In the book of Hebrews we read: Women received their dead by resurrection. (Hebrews 11:35) There are two stories of resurrection in the Old Testament (1 Kings 17:17-24; 2 Kings 4:17-37), one done by Elijah and one by Elisha. But there is also the narrative of Abraham, sorrowfully obeying God in preparing to sacrifice his son, Isaac, but then being told by the angel not to harm his child, which the book of Hebrews also counts as a resurrection story.
By faith Abraham, when he was tested, offered up Isaac, and he who had received the promises was ready to offer up his only son, of whom it was said, “Through Isaac shall your descendants be named.” He considered that God was able to raise men even from the dead; hence, figuratively speaking, he did receive him back. (Hebrews 11:17-19)
In saying this is a resurrection story “figuratively (Greek: parabole) speaking” the New Testament says the Abraham story of the sacrifice of his son Isaac is really a parable – it has meaning beyond any of the literal details. In Christianity it will serve as a type of the sacrifice that God the Father makes in having His Son die for us on the cross. Abraham and Isaac’s sacrifice is a parable, a foreshadowing of the real sacrifice which God the Father and Son make for all humankind. Here is the parable from Genesis 22:1-18:
After these things God tested Abraham, and said to him, “Abraham!” And he said, “Here am I.” He said, “Take your son, your only son Isaac, whom you love, and go to the land of Moriah, and offer him there as a burnt offering upon one of the mountains of which I shall tell you.”
[Note: God’s testing (Greek: epeirase) of Abraham is the very thing we ask in the Lord’s prayer for God not to lead us into: temptation/testing (Greek: peirasmon). We are saying: “I want to be your faithful servant, but please don’t push me to see how far I’m willing to go. Abraham bent but did not break, but I’m not sure I could do that. Please, God, take my word that I want to be faithful and a servant, don’t ask me to do evil just to test my faithfulness.”]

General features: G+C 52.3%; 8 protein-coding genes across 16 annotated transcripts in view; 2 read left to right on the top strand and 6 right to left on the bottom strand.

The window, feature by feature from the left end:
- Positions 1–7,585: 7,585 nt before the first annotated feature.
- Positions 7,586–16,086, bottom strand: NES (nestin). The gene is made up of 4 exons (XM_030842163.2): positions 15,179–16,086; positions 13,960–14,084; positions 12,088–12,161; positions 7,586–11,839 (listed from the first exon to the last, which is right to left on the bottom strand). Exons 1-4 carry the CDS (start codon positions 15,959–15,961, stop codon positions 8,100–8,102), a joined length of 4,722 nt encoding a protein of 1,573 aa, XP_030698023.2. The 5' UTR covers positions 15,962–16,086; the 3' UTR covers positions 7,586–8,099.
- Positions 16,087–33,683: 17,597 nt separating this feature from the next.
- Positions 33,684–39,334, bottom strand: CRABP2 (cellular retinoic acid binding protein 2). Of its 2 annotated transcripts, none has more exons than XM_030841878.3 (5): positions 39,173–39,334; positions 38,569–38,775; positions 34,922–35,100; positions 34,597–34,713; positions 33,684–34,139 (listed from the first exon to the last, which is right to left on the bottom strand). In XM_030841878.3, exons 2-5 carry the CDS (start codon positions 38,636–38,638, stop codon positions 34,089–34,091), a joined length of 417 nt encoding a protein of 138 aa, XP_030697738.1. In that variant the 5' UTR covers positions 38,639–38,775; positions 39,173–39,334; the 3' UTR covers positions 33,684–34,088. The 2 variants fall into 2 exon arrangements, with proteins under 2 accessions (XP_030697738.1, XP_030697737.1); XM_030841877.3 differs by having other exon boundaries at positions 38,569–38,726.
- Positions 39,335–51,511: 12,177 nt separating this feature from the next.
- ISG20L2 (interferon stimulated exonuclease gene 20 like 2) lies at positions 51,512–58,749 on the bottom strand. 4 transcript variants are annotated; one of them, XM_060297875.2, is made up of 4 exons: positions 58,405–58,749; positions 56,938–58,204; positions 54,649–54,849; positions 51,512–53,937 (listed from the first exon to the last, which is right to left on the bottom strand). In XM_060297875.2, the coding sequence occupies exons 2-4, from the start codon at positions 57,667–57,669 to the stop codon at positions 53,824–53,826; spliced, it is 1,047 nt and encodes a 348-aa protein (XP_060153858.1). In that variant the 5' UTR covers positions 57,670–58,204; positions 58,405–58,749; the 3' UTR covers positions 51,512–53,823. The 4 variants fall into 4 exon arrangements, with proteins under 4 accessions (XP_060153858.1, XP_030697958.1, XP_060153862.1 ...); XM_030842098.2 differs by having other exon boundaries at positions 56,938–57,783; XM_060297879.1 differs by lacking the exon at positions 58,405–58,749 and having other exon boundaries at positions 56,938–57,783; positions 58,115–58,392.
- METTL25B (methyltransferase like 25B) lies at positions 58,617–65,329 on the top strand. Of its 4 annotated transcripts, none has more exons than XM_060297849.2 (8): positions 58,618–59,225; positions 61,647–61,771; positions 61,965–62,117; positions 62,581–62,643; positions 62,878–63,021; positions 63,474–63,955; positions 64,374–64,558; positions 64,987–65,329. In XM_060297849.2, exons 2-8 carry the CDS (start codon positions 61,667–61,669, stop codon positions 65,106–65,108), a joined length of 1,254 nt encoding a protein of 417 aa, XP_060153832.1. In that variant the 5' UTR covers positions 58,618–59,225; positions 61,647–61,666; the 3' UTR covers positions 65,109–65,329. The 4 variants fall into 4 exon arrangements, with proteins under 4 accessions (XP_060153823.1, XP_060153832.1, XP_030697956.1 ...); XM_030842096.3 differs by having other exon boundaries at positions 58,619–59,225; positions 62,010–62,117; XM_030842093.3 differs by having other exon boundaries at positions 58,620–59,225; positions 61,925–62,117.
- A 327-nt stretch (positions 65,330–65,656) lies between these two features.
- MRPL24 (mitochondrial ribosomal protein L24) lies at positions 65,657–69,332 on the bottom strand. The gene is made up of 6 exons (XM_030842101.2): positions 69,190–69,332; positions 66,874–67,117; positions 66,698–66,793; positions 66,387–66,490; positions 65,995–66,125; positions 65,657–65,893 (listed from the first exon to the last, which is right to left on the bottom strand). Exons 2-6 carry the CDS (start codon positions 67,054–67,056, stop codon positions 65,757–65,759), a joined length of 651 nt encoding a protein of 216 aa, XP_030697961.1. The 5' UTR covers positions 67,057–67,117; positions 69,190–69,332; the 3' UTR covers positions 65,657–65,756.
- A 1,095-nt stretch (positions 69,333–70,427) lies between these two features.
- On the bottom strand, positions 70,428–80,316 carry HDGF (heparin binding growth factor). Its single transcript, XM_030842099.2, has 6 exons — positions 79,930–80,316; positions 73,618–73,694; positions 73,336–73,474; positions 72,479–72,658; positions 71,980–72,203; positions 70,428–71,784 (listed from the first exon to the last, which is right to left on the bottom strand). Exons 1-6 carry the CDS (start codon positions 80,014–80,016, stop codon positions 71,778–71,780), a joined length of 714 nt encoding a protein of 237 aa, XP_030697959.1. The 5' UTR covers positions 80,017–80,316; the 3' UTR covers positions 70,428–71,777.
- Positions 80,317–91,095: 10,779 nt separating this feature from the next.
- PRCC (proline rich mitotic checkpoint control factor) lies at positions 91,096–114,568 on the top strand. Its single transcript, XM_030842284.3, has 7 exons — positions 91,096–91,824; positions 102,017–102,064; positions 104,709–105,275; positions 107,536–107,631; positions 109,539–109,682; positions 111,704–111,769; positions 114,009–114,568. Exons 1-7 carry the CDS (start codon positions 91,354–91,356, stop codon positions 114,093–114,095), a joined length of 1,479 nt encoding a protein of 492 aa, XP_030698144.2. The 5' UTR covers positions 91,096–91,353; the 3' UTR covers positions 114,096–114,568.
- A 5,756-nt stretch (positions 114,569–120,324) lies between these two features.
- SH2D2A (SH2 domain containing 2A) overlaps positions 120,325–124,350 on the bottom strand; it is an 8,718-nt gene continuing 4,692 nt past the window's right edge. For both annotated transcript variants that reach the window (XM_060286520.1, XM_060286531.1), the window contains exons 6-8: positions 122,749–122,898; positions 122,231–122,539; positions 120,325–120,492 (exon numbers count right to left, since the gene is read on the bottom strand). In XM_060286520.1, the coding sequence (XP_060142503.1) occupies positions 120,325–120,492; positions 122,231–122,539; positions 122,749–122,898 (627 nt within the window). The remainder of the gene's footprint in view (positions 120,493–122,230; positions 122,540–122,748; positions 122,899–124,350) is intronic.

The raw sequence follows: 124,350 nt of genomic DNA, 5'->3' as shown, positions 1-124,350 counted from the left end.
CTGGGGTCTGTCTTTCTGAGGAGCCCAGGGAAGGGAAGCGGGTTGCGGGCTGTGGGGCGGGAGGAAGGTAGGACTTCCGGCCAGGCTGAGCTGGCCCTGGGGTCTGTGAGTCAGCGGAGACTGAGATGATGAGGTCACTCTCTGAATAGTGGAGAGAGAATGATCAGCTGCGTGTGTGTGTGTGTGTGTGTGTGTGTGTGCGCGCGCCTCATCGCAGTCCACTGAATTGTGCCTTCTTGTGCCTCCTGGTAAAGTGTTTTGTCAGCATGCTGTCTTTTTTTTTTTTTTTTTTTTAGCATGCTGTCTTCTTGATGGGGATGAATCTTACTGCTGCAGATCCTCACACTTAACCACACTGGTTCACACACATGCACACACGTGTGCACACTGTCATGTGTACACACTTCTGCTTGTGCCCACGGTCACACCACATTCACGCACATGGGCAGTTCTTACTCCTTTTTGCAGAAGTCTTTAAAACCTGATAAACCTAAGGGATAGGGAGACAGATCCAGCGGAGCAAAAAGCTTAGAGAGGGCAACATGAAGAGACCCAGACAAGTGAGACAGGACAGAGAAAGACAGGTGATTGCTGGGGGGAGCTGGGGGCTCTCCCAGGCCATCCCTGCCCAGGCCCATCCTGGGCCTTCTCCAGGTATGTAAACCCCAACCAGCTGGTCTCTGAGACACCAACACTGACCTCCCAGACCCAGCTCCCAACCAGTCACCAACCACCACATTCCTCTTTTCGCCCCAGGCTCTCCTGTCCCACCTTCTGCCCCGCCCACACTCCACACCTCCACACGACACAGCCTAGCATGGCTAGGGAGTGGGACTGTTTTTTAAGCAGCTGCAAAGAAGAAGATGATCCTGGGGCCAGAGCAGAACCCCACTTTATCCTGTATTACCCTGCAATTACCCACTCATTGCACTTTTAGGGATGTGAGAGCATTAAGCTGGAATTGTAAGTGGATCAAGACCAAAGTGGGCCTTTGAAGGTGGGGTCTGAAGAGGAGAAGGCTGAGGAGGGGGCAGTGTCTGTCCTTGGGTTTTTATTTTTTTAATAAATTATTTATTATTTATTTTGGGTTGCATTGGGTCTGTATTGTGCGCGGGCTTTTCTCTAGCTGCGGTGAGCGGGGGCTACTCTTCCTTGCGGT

So Abraham rose early in the morning, saddled his ass, and took two of his young men with him, and his son Isaac; and he cut the wood for the burnt offering, and arose and went to the place of which God had told him. On the third day Abraham lifted up his eyes and saw the place afar off. Then Abraham said to his young men, “Stay here with the ass; I and the lad will go yonder and worship, and come again to you.” And Abraham took the wood of the burnt offering, and laid it on Isaac his son; and he took in his hand the fire and the knife. So they went both of them together. And Isaac said to his father Abraham, “My father!” And he said, “Here am I, my son.” He said, “Behold, the fire and the wood; but where is the lamb for a burnt offering?” Abraham said, “God will provide himself the lamb for a burnt offering, my son.” So they went both of them together. When they came to the place of which God had told him, Abraham built an altar there, and laid the wood in order, and bound Isaac his son, and laid him on the altar, upon the wood. Then Abraham put forth his hand, and took the knife to slay his son.
But the angel of the LORD called to him from heaven, and said, “Abraham, Abraham!” And he said, “Here am I.” He said, “Do not lay your hand on the lad or do anything to him; for now I know that you fear God, seeing you have not withheld your son, your only son, from me.” And Abraham lifted up his eyes and looked, and behold, behind him was a ram, caught in a thicket by his horns; and Abraham went and took the ram, and offered it up as a burnt offering instead of his son. So Abraham called the name of that place The LORD will provide; as it is said to this day, “On the mount of the LORD it shall be provided.”
And the angel of the LORD called to Abraham a second time from heaven, and said, “By myself I have sworn, says the LORD, because you have done this, and have not withheld your son, your only son, I will indeed bless you, and I will multiply your descendants as the stars of heaven and as the sand which is on the seashore. And your descendants shall possess the gate of their enemies, and by your descendants shall all the nations of the earth bless themselves, because you have obeyed my voice.” So Abraham returned to his young men, and they arose and went together to Beersheba; and Abraham dwelt at Beersheba.
Just as Abraham did not withhold his son from God, so too God will not withhold His Son from all of us. This is the lesson of the parable of Abraham and Isaac. From Wednesday of the Fourth week of the Great Lent, we sing this Matins aposticha:
We have reached the middle of the course of the fast that leads to your precious cross. Grant that we may see your day that Abraham saw [John 8: 56] and rejoiced when he received Isaac back alive on the mountain, as from the tomb! Delivered by faith from the enemy may we share in your mystical supper, calling out to your peace: Our Light and our Savior, glory to you!
(Eugen Pentiuc, THE OLD TESTAMENT IN EASTERN ORTHODOX TRADITION, p 289)